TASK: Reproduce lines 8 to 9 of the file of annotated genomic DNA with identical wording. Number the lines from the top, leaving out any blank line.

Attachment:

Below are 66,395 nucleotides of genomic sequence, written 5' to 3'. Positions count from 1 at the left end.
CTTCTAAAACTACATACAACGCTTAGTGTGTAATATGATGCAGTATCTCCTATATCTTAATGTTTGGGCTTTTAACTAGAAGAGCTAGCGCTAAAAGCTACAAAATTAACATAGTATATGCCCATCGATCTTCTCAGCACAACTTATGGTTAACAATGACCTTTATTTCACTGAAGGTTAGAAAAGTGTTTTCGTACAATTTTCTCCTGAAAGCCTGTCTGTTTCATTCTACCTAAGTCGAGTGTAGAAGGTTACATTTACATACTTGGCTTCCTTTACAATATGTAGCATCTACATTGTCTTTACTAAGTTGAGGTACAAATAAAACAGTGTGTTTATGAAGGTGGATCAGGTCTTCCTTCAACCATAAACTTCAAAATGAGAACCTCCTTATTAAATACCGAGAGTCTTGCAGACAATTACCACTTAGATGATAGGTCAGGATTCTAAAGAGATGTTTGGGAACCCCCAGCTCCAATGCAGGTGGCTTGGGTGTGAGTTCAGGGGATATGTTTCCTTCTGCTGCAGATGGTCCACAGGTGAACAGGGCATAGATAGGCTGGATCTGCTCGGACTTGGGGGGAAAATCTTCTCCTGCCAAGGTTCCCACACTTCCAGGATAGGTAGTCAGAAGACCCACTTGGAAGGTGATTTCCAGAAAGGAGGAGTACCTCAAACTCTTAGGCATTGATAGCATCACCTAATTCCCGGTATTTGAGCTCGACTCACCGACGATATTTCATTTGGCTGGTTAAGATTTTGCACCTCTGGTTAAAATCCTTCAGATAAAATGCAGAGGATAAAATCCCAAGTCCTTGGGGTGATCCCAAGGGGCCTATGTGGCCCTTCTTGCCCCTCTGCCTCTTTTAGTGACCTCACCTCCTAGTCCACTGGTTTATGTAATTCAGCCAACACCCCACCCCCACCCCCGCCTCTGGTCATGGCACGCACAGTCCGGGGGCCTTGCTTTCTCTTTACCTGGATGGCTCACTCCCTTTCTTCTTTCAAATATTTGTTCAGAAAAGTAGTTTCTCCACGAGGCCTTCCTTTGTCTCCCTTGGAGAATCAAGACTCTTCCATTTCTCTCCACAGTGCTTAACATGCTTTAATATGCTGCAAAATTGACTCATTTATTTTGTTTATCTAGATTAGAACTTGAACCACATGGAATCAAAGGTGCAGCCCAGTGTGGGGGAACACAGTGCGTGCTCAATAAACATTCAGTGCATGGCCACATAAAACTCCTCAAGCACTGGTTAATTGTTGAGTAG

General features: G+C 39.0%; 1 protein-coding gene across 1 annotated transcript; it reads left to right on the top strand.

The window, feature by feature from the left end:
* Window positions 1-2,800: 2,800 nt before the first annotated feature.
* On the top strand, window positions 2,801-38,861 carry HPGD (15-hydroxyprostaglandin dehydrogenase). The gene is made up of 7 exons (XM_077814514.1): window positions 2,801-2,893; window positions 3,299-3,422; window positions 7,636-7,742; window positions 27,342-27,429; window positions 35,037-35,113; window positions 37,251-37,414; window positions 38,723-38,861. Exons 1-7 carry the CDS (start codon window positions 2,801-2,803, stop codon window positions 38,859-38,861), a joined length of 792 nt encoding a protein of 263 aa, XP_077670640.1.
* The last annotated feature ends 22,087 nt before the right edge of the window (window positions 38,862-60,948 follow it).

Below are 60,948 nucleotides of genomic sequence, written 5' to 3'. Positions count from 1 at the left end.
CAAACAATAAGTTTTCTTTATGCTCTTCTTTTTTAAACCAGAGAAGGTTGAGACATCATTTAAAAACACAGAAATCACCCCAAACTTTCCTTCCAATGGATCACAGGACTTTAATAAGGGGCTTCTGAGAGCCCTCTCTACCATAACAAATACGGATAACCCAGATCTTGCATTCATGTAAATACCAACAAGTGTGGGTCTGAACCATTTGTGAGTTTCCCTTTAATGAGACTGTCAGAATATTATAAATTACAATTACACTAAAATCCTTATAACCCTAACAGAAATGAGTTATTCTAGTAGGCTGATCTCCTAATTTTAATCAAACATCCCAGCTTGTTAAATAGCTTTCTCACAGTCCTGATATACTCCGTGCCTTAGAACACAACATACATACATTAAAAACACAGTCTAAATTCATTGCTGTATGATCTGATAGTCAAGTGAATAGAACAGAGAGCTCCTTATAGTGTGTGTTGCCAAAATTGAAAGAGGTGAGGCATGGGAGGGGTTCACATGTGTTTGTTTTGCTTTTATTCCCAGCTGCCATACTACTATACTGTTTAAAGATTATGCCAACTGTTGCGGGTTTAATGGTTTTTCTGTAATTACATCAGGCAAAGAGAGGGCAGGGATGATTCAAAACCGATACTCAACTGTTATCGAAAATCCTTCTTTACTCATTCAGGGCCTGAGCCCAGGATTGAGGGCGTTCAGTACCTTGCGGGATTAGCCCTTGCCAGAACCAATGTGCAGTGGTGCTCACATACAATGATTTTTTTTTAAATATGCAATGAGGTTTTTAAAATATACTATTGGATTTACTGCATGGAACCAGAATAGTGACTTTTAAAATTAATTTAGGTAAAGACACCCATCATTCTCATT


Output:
Below are 60,948 nucleotides of genomic sequence, written 5' to 3'. Positions count from 1 at the left end.
CAAACAATAAGTTTTCTTTATGCTCTTCTTTTTTAAACCAGAGAAGGTTGAGACATCATTTAAAAACACAGAAATCACCCCAAACTTTCCTTCCAATGGATCACAGGACTTTAATAAGGGGCTTCTGAGAGCCCTCTCTACCATAACAAATACGGATAACCCAGATCTTGCATTCATGTAAATACCAACAAGTGTGGGTCTGAACCATTTGTGAGTTTCCCTTTAATGAGACTGTCAGAATATTATAAATTACAATTACACTAAAATCCTTATAACCCTAACAGAAATGAGTTATTCTAGTAGGCTGATCTCCTAATTTTAATCAAACATCCCAGCTTGTTAAATAGCTTTCTCACAGTCCTGATATACTCCGTGCCTTAGAACACAACATACATACATTAAAAACACAGTCTAAATTCATTGCTGTATGATCTGATAGTCAAGTGAATAGAACAGAGAGCTCCTTATAGTGTGTGTTGCCAAAATTGAAAGAGGTGAGGCATGGGAGGGGTTCACATGTGTTTGTTTTGCTTTTATTCCCAGCTGCCATACTACTATACTGTTTAAAGATTATGCCAACTGTTGCGGGTTTAATGGTTTTTCTGTAATTACATCAGGCAAAGAGAGGGCAGGGATGATTCAAAACCGATACTCAACTGTTATCGAAAATCCTTCTTTACTCATTCAGGGCCTGAGCCCAGGATTGAGGGCGTTCAGTACCTTGCGGGATTAGCCCTTGCCAGAACCAATGTGCAGTGGTGCTCACATACAATGATTTTTTTTTAAATATGCAATGAGGTTTTTAAAATATACTATTGGATTTACTGCATGGAACCAGAATAGTGACTTTTAAAATTAATTTAGGTAAAGACACCCATCATTCTCATT